asked the Secretary of State for War what records are kept in his Department concerning the educational background of newly - commissioned officers; and why a disproportionate amount of work is involved in securing information on this subject.
An officer's personal records contain an entry showing the schools at which he was educated. As, however, this information is not of great importance for Army purposes it is not collated into any one single statistical statement, or other readily accessible form. The preparation of such a statement would involve the compilation of a complete nominal roll of the officers concerned, the collection and scrutiny of their personal records and the consolidation of the information obtained. To cover, in this way, any category of officers sufficiently large to be representative would be a considerable task.
Is my hon. Friend aware that these statistics are of very great importance in judging the character of a man for promotion? Will he give an assurance that there is no reluctance on the part of the War Office to disclose such information, particularly so far as prestige is concerned?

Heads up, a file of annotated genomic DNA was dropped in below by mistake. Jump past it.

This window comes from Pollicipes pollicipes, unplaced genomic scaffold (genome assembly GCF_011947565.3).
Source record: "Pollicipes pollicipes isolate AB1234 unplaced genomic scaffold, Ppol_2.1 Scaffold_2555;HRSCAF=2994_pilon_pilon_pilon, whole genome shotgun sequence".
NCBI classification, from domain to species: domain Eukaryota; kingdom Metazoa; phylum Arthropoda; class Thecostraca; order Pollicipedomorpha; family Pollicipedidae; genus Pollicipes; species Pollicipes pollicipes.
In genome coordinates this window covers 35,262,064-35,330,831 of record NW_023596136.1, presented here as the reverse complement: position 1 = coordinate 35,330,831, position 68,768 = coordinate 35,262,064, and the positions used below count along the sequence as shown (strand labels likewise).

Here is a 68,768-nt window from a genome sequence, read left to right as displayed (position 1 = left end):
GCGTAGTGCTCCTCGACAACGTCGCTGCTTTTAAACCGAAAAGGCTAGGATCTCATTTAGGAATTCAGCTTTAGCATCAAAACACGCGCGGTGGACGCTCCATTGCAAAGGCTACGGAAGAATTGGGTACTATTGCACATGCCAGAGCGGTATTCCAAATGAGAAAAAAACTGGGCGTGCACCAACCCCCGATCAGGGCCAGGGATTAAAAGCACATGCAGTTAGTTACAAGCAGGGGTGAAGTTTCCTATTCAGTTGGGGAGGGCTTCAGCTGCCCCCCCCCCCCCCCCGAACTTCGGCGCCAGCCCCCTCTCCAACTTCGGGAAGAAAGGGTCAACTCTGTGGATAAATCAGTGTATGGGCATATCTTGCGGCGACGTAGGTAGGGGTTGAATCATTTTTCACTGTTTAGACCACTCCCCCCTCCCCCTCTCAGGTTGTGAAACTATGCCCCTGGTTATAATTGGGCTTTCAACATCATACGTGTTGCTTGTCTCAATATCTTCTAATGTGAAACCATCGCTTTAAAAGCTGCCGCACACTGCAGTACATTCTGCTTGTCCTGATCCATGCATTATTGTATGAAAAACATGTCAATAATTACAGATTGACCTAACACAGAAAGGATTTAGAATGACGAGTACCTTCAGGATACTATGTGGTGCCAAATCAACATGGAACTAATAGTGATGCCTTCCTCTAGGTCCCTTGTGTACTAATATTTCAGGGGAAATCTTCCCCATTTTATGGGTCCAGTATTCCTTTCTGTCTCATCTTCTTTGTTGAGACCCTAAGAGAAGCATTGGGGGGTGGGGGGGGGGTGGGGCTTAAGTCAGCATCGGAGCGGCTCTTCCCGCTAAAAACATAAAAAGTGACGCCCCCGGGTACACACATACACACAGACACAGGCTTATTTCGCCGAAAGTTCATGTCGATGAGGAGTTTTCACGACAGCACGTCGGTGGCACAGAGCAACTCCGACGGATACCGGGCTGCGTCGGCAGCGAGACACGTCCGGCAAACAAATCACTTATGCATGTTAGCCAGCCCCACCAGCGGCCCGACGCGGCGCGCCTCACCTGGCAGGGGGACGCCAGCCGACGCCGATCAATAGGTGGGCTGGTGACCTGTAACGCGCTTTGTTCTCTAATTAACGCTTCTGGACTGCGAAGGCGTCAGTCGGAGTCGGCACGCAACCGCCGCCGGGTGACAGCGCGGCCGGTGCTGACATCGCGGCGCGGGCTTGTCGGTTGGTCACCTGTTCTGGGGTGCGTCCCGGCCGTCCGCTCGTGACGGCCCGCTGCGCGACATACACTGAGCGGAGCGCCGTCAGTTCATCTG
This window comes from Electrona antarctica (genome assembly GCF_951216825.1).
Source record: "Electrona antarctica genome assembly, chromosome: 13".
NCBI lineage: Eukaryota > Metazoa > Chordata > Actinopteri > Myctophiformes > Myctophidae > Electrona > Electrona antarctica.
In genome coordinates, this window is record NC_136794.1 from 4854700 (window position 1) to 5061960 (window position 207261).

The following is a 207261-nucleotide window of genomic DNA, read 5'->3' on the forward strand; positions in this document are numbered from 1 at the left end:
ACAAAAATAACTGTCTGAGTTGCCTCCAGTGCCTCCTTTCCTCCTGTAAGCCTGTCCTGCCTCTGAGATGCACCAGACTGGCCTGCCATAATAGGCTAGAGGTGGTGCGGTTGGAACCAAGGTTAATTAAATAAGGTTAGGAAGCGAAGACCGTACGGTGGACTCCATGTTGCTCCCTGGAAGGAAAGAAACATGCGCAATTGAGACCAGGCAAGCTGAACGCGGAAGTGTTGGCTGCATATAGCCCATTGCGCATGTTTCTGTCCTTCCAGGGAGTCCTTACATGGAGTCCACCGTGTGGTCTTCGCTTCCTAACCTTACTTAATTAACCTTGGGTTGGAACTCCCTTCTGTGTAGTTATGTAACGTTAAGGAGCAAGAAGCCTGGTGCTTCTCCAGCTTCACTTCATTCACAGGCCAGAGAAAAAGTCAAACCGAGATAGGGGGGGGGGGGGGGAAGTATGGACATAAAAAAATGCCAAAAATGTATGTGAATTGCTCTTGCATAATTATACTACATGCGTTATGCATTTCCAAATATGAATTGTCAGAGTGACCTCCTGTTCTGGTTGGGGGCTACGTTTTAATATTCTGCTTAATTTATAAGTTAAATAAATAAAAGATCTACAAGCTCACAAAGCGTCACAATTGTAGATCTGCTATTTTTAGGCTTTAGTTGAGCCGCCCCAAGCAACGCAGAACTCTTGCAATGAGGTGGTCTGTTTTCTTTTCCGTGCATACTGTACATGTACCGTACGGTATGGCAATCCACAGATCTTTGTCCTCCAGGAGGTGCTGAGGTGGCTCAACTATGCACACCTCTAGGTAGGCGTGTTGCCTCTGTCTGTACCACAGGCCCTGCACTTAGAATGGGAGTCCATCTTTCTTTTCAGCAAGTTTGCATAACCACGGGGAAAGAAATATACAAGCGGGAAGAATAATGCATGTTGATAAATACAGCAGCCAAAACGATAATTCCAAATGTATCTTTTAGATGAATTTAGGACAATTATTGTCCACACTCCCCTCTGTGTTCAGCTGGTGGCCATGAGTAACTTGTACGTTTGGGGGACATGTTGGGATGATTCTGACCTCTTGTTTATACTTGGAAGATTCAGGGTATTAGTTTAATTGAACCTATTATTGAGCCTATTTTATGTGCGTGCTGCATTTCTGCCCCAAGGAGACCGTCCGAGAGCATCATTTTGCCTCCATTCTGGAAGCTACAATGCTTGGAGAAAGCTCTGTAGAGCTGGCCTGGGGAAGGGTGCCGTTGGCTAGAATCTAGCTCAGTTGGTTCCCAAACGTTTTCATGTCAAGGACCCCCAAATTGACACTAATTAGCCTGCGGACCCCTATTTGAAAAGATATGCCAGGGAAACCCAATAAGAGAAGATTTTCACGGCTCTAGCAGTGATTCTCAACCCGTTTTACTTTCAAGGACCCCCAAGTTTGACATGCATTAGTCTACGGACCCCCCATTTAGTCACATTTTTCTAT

I have said in my answer that this information is of no great importance to the Army.
Why not have personal records, so that classification could be applied when required?
Because the Army is endeavouring to do what my hon. Friends want us to do, namely, democratise itself. In that connection, it is of no concern "whether a potential officer comes from Eton or a London County Council school.